Introduction: Lights, Camera, Action!
Greetings from Tromaville! Here is the Introduction to my book, Everything I Know about Business and Marketing, I Learned from THE TOXIC AVENGER. If you haven’t done so already, you can read the Foreword by Troma co-founder, Lloyd Kaufman. Stay tuned for additional chapters to be published here. If you like what you read and can’t wait for more, please don’t be shy. You can buy the book now on Amazon (and also please don’t be shy about sharing, and reviewing the book when you do read it.) Both Toxie and I greatly appreciate your support! – Jeff Sass
INTRODUCTION: Lights, Camera, Action!
There are a lot of similarities between making movies and starting companies. Film producers and directors are as much entrepreneurs as anyone who might create or aspire to create a Silicon Valley start-up. The purpose of this book is to draw valuable lessons in business and marketing from my experiences making movies—not in Hollywood, mind you, but rather in Tromaville. Since my filmmaking days, I’ve been a start-up cofounder, COO, CEO, and currently a CMO, and I don’t think I ever could have survived the C-suite if I hadn’t had the experience of making B-movies.
Early in my career, I spent seven and a half years working for Troma, the low-budget film studio probably best known for the cult-classic action/horror film The Toxic Avenger. As I am sure you must know, The Toxic Avenger is the heartwarming story of Melvin Junko, a lowly mop boy who, teased and taunted, falls into a vat of radioactive waste and emerges as…the Toxic Avenger—the First Superhero from New Jersey!
As a movie, The Toxic Avenger was sloppy, gory, cheesy, tasteless, and perhaps even unsavory. But as a character, the Toxic Avenger (now affectionately known as “Toxie”) was remarkably endearing, especially for a hideously deformed creature of superhuman size and strength. In his 1986 review of the film, Stephen Holden of the New York Times said The Toxic Avenger “may be trash, but it has a maniacally farcical sense of humor, and Tromaville’s evildoers are dispatched in ingenious ways.”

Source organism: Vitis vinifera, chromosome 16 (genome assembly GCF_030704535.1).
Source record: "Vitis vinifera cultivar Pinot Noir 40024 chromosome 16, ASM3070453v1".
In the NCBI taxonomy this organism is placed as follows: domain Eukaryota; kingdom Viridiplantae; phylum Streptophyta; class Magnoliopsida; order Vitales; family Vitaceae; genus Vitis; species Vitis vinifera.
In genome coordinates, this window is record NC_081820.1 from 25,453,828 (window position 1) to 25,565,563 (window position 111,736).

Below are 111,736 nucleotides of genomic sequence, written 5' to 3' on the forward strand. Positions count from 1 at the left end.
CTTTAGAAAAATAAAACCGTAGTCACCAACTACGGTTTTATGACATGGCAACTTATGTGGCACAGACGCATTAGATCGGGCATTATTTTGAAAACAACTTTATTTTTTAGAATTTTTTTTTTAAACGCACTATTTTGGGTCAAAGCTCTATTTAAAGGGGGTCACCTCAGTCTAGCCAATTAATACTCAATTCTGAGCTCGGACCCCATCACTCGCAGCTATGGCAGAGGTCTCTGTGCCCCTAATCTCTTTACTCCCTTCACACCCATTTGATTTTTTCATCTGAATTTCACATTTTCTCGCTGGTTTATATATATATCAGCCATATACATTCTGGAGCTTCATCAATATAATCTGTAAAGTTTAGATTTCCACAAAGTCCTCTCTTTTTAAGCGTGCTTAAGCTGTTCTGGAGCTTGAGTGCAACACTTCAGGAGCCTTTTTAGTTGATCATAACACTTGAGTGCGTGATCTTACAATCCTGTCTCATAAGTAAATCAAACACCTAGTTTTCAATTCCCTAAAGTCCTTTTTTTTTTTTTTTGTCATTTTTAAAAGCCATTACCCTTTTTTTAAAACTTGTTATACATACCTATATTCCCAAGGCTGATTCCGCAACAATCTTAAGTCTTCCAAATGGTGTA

The oft-warped brainchild of two Yale graduates, Lloyd Kaufman and Michael Herz, Troma has indeed been ingenious in creating a world outside the Hollywood norm, their own Tromaville, where the filmmakers are beholden to no force other than their own off-kilter creative muse. The proof of their ingenuity? Today Troma Entertainment still lives on, over forty years old and arguably the world’s oldest independent film studio. That monstrous creature Toxie? He’s gone on to survive three sequels and a Saturday-morning cartoon spin-off, along with the requisite comic books, toys, games, and apparel. A rumored “big studio” remake even threatened to star Arnold Schwarzenegger as Toxie.
The Troma Team is notorious for giving young, inexperienced aspiring filmmakers a chance to work, often way over their heads and always way under their expected minimum wage. But the experience, as they say, is priceless. It was for me. And as I hope this book will expose, my lessons from Tromaville extended far beyond my celluloid dreams. While many former Tromites went on to impressive (and more traditional) Hollywood careers (including the likes of actor Kevin Costner and director James Gunn), my own post-Tromatic career led me down the path of a marketer and tech entrepreneur. I think I am pretty good at what I do. I’ve had many great experiences in the business world since I emigrated from Tromaville in 1994. But if I am truly honest with myself, I must admit that I couldn’t have done it without Toxie.
Making movies is hard work, especially making movies on a shoestring budget. Actually, we couldn’t even afford shoestrings—we had Velcro budgets! But I learned a lot: how to mix theatrical blood, how to make a ripe cantaloupe substitute for a head being crushed…but making movies also taught me a lot about business and entrepreneurship.
In truth, a film production is like a start-up on steroids. You go from screenplay (business plan) to product completion in a matter of months. You have to hire, fire, build up, tear down, raise money, spend money, rally the troops, fight deadlines and external forces, and make constant compromises, all the while fighting to stay the course and make the best film (i.e., product) you can. Teamwork and camaraderie, on and off the set, make a big difference (culture), and in the end, success or failure comes from ultimately finding an audience (satisfied customers).
Nobody sets out to make a bad film, just like nobody starts a company with the intention of failing.
That’s the book’s introduction. Hope you enjoyed it. Next, “Chapter 1: Welcome to Tromaville.”